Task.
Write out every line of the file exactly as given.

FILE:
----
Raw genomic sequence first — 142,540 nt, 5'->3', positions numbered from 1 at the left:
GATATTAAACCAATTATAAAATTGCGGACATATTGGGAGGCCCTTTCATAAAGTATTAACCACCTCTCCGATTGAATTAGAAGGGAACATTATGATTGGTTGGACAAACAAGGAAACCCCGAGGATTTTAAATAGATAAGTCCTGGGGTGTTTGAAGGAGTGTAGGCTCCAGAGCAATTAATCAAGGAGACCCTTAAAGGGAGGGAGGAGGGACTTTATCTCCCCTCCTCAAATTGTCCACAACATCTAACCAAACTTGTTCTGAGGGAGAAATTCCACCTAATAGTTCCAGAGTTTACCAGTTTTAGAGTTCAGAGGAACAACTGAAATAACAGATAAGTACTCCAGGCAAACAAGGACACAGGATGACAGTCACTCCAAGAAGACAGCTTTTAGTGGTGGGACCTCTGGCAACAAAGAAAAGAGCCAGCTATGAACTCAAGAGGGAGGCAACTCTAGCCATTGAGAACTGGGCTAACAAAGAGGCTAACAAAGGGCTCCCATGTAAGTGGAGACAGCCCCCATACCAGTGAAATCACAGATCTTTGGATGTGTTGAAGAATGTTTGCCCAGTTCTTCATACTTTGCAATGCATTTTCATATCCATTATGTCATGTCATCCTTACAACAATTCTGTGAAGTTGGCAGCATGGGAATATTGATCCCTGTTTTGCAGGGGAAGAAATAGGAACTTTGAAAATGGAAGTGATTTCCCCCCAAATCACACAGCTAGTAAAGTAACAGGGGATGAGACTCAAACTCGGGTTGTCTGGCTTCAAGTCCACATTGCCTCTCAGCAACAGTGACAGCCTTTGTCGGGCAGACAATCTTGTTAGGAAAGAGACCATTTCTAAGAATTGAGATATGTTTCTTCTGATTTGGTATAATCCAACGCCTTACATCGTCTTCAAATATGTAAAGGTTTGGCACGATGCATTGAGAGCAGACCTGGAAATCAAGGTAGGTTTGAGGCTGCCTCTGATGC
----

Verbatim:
Raw genomic sequence first — 142,540 nt, 5'->3', positions numbered from 1 at the left:
GATATTAAACCAATTATAAAATTGCGGACATATTGGGAGGCCCTTTCATAAAGTATTAACCACCTCTCCGATTGAATTAGAAGGGAACATTATGATTGGTTGGACAAACAAGGAAACCCCGAGGATTTTAAATAGATAAGTCCTGGGGTGTTTGAAGGAGTGTAGGCTCCAGAGCAATTAATCAAGGAGACCCTTAAAGGGAGGGAGGAGGGACTTTATCTCCCCTCCTCAAATTGTCCACAACATCTAACCAAACTTGTTCTGAGGGAGAAATTCCACCTAATAGTTCCAGAGTTTACCAGTTTTAGAGTTCAGAGGAACAACTGAAATAACAGATAAGTACTCCAGGCAAACAAGGACACAGGATGACAGTCACTCCAAGAAGACAGCTTTTAGTGGTGGGACCTCTGGCAACAAAGAAAAGAGCCAGCTATGAACTCAAGAGGGAGGCAACTCTAGCCATTGAGAACTGGGCTAACAAAGAGGCTAACAAAGGGCTCCCATGTAAGTGGAGACAGCCCCCATACCAGTGAAATCACAGATCTTTGGATGTGTTGAAGAATGTTTGCCCAGTTCTTCATACTTTGCAATGCATTTTCATATCCATTATGTCATGTCATCCTTACAACAATTCTGTGAAGTTGGCAGCATGGGAATATTGATCCCTGTTTTGCAGGGGAAGAAATAGGAACTTTGAAAATGGAAGTGATTTCCCCCCAAATCACACAGCTAGTAAAGTAACAGGGGATGAGACTCAAACTCGGGTTGTCTGGCTTCAAGTCCACATTGCCTCTCAGCAACAGTGACAGCCTTTGTCGGGCAGACAATCTTGTTAGGAAAGAGACCATTTCTAAGAATTGAGATATGTTTCTTCTGATTTGGTATAATCCAACGCCTTACATCGTCTTCAAATATGTAAAGGTTTGGCACGATGCATTGAGAGCAGACCTGGAAATCAAGGTAGGTTTGAGGCTGCCTCTGATGC